Plaintiff's Exhibit 6
MAKING ACCURATE MEASUREMENTS
Select the desired Response and Weighting. If the sound source consists of short bursts, or if you're interested in peak values only, set R ESPONSE to FAST. To measure average sound levels, use the SLOW setting. Select A-weighting for noise-level determinations, and C-weighting for measuring sound levels of musical material.
Determine the appropriate Range setting.
Start with the highest setting (120 dB) and work downward until there is significant deflection of the needle. For greatest accuracy, always use the lower of any two possible settings. Example: If RANGE is set to 80 dB and meter reads around—5, reset RANGE to 70 dB and meter will read + 3, for an actual sound level of 73 dB.
Important Note: For meaningful readings, any particular sound to be measured should be at least 10 dB louder than the background noise level.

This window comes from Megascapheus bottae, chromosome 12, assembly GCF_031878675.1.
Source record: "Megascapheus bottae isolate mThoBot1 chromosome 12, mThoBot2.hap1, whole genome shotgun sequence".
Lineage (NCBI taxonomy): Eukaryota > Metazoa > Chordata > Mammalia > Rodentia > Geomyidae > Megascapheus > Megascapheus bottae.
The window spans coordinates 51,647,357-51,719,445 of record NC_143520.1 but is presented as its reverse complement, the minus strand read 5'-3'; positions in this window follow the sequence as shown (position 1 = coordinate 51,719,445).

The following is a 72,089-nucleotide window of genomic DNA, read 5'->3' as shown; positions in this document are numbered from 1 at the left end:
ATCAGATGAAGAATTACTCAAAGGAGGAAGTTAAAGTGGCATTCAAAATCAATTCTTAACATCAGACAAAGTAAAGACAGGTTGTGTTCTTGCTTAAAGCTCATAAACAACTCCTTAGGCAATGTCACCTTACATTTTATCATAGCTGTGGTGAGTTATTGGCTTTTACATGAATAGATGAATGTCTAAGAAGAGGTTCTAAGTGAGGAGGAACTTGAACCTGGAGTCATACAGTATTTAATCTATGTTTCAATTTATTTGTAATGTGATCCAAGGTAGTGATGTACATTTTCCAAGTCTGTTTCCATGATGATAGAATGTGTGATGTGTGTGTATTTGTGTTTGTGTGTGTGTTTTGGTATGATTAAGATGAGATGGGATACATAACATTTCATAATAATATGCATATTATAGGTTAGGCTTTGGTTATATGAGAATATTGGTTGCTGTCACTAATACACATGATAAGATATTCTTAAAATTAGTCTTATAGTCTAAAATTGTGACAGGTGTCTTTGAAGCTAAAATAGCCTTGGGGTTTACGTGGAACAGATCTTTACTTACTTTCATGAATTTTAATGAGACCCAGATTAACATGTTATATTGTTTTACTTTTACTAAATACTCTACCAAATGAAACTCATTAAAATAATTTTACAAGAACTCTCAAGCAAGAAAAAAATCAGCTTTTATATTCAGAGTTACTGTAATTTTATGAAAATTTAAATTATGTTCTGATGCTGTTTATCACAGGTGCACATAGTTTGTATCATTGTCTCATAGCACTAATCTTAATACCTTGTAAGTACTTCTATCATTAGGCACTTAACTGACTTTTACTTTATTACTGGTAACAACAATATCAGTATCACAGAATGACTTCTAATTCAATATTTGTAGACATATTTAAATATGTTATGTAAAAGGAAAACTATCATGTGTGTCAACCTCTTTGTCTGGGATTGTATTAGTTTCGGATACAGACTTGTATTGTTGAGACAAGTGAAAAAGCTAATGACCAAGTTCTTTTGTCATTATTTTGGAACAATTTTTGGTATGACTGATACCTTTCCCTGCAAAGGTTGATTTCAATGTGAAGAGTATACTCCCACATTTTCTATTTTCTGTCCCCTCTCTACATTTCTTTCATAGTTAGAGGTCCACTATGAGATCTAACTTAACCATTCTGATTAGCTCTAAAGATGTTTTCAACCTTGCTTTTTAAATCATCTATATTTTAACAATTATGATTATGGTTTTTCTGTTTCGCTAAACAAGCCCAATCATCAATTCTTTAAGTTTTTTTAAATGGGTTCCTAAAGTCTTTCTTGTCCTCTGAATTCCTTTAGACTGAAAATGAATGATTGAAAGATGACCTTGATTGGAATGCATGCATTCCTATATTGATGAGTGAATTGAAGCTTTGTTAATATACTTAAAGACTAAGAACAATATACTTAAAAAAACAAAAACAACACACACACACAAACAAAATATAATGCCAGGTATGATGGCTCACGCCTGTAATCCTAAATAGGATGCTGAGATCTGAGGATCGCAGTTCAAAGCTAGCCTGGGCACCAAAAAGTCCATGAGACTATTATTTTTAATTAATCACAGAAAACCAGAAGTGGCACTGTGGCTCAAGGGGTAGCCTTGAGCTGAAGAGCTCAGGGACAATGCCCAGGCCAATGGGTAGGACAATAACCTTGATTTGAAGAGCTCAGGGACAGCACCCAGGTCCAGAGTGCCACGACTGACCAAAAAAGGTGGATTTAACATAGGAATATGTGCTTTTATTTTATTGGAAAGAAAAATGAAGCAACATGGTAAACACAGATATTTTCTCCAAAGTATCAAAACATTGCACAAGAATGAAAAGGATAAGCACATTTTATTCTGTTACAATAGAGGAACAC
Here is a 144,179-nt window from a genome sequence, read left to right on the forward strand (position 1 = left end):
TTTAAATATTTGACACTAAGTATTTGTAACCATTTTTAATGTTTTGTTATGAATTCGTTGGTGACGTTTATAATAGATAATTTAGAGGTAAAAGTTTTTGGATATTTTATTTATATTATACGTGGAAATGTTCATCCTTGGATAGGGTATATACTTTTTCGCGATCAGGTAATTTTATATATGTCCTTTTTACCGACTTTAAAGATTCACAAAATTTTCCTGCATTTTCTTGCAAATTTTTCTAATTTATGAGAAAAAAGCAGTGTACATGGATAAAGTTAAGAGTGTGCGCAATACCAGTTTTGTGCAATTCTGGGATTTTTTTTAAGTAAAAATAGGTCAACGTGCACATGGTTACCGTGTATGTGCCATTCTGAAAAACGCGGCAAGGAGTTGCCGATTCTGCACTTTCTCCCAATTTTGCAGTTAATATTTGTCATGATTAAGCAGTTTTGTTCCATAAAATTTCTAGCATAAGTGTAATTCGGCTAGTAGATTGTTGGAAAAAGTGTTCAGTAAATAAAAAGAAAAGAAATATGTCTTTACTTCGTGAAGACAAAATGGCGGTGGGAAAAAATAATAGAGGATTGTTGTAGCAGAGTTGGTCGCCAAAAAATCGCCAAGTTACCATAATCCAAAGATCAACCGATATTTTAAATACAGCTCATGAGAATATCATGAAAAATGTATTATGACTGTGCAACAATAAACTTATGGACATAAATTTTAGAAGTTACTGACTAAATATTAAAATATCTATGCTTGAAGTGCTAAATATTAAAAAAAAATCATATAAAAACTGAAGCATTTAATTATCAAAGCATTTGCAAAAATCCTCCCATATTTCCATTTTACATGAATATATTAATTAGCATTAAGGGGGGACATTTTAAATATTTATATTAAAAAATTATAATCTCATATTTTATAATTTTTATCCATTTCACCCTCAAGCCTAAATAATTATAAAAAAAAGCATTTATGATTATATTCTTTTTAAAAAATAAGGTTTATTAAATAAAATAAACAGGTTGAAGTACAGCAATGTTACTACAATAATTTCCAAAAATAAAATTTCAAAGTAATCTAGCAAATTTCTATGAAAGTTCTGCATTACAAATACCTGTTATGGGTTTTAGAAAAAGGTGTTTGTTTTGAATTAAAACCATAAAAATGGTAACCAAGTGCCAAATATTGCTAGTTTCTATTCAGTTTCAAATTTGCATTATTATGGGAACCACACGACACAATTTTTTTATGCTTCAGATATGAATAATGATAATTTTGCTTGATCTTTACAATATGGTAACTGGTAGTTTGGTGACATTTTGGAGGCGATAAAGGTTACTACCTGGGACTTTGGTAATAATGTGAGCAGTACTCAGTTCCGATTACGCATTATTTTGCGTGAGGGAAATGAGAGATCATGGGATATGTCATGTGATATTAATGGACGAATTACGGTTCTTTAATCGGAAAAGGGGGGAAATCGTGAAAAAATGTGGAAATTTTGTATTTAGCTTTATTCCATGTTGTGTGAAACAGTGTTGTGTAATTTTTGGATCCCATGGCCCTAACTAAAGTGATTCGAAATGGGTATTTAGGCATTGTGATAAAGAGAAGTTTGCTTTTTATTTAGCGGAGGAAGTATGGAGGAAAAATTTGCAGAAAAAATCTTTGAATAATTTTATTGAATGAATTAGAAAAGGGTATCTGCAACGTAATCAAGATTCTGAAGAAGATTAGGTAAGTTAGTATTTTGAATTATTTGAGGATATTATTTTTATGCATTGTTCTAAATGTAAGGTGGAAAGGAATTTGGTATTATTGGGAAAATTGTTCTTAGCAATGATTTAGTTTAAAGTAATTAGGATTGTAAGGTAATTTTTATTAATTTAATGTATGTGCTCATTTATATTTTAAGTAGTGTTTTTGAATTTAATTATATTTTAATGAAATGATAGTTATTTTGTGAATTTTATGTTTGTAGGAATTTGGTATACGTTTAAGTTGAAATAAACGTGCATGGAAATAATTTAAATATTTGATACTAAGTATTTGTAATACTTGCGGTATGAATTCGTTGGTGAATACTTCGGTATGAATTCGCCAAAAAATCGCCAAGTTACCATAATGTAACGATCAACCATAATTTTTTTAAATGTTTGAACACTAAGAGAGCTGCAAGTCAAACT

Minimize the effect of your body's presence.
When the sound is coming mainly from one direction, the level reading may be significantly affected by reflections from your body. Do not hold the Meter directly between you and the sound source, as this may produce an error of several decibels in the frequency range above 100 Hz. Position the Meter so that an imaginary line between you and the Meter is perpendicular to a line between the Meter and the sound source. For the most accurate readings, point the microphone towards the sound source when possible.
Handle the Meter carefully.
The microphone and meter movement are fragile and may be damaged if the instrument is dropped. Don't operate the Meter at a range setting that causes "pegging" of the neddle This could damage the movement.
Code of Federal Regulations
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